Reading a Menu or a Guest List on Shabbos
Courtesy of Ohr Olam Mishnah Berurah
Question: Before Shabbos (or Yom Tov), a hostess might prepare a menu, a guest list or a seating plan in order to remember which foods to serve, where to seat the guests, etc. Is it permitted to use such lists on Shabbos?
Discussion: In general, it is rabbinically prohibited to read all kinds of documents or lists on Shabbos. Chazal were primarily concerned about reading business-related documents such as contracts and invoices129; informal household “documents” such as a menu or a guest list would have essentially been permitted. However, Chazal determined that people would blur the distinction between business and non-business documents and end up allowing themselves to read business documents on Shabbos. Chazal were therefore forced to expand the edict and prohibit the reading of non-business-related “documents” as well. In addition, Chazal were aware that last-minute changes are often made to menus or guest lists, and they were concerned that a person might inadvertently erase or alter the list as he reviews it on Shabbos. Thus, they banned reading all types of lists and menus on Shabbos. It follows, therefore, that hostesses should not read from these types of lists on Shabbos and Yom Tov.130
Still, if a woman feels that serving family or guests on Shabbos without such lists will cause her anxiety or distress, she may prepare a menu or a guest list,131 but it may be read only in one or other of the following two ways:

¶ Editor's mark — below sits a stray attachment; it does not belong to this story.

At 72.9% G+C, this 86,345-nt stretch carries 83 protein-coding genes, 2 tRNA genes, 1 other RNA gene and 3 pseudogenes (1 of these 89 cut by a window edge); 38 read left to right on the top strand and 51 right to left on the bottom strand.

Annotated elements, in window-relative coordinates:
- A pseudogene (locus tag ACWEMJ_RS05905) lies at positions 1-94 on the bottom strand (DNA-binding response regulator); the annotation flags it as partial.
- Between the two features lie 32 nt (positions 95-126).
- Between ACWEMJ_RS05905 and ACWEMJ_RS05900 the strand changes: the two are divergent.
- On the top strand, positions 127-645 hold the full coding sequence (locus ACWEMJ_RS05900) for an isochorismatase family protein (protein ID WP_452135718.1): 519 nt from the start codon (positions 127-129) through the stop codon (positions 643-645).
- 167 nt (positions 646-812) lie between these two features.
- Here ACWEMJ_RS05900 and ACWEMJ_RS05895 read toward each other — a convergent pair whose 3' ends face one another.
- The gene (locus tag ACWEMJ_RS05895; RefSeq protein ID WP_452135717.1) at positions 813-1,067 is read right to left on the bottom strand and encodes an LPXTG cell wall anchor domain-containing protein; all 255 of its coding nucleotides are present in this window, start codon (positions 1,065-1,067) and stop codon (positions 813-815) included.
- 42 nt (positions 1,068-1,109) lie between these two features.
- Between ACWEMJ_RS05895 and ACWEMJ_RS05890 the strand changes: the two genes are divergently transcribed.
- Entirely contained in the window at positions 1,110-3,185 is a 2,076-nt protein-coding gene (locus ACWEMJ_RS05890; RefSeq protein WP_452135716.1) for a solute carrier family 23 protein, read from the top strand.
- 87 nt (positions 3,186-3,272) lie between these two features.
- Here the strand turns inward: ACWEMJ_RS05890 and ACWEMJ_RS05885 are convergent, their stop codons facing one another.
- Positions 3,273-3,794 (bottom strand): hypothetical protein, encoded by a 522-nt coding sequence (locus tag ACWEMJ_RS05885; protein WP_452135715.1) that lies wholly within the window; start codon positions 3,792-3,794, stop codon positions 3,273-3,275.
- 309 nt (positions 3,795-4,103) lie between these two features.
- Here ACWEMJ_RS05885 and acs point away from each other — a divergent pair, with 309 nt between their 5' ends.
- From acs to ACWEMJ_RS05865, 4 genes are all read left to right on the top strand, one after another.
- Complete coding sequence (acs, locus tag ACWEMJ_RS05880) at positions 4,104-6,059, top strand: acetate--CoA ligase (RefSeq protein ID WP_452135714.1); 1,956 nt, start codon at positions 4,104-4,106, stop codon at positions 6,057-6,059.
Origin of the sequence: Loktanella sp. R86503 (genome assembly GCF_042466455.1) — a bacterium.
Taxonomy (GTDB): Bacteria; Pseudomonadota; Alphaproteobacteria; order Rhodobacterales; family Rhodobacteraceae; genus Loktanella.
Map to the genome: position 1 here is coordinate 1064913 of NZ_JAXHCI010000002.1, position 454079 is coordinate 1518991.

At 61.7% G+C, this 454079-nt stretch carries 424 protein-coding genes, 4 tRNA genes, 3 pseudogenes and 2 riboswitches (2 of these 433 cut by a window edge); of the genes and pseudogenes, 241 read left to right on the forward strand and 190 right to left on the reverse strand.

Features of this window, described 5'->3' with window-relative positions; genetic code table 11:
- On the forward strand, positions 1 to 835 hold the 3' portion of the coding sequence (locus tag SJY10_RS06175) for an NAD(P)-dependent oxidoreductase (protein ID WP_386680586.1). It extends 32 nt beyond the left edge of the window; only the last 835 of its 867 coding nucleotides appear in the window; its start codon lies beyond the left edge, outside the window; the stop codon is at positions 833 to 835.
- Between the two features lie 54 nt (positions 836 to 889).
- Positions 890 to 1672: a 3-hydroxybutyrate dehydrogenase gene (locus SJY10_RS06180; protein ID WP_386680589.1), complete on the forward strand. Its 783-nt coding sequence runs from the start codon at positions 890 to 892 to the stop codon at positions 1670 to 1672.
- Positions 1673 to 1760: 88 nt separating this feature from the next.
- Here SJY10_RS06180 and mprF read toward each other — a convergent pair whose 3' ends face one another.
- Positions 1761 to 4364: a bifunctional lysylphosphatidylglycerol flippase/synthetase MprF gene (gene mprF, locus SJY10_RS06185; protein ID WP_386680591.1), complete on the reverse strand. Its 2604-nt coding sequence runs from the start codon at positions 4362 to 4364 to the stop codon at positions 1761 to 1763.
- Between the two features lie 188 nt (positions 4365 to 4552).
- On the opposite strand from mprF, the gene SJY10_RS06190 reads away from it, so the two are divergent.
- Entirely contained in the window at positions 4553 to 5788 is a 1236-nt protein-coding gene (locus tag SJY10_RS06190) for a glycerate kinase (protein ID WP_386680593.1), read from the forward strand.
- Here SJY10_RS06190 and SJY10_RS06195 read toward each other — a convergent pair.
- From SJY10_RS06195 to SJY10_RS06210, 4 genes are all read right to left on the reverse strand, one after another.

- She may ask another household member, e.g., her husband or daughter, to read the menu or list to her.132 Alternatively, another household member should read the menu or guest list along with her.133
- She may also glance at the list.134
129. Mishnah Berurah 307:52, based on the Mishnah, Shabbos 148b.
130. Mishnah Berurah 307:47.
131. There are several grounds for leniency in this case, among them: 1) A Shabbos meal can be considered a seudas mitzvah, in which case the edict against reading household documents is suspended. 2) Avoiding a stressful situation is considered tzarchei ha-guf, in which case the edict against reading household documents is also suspended.
132. Since the concern is only that the person in charge of the meals — in this case, the hostess — may alter or erase the menu or list, (Ayil Meshulash, Shta’arei Hediotos ch. 3 note 35, citing R’ Nissim Karelitz).
133. When two or more people read the list together, the likelihood that both will forget that it is Shabbos is virtually nil; based on O.C. 275:2. See Shulchan Shlomo 307:16.
134. Shulchan Shlomo, footnote 6 to 307:18.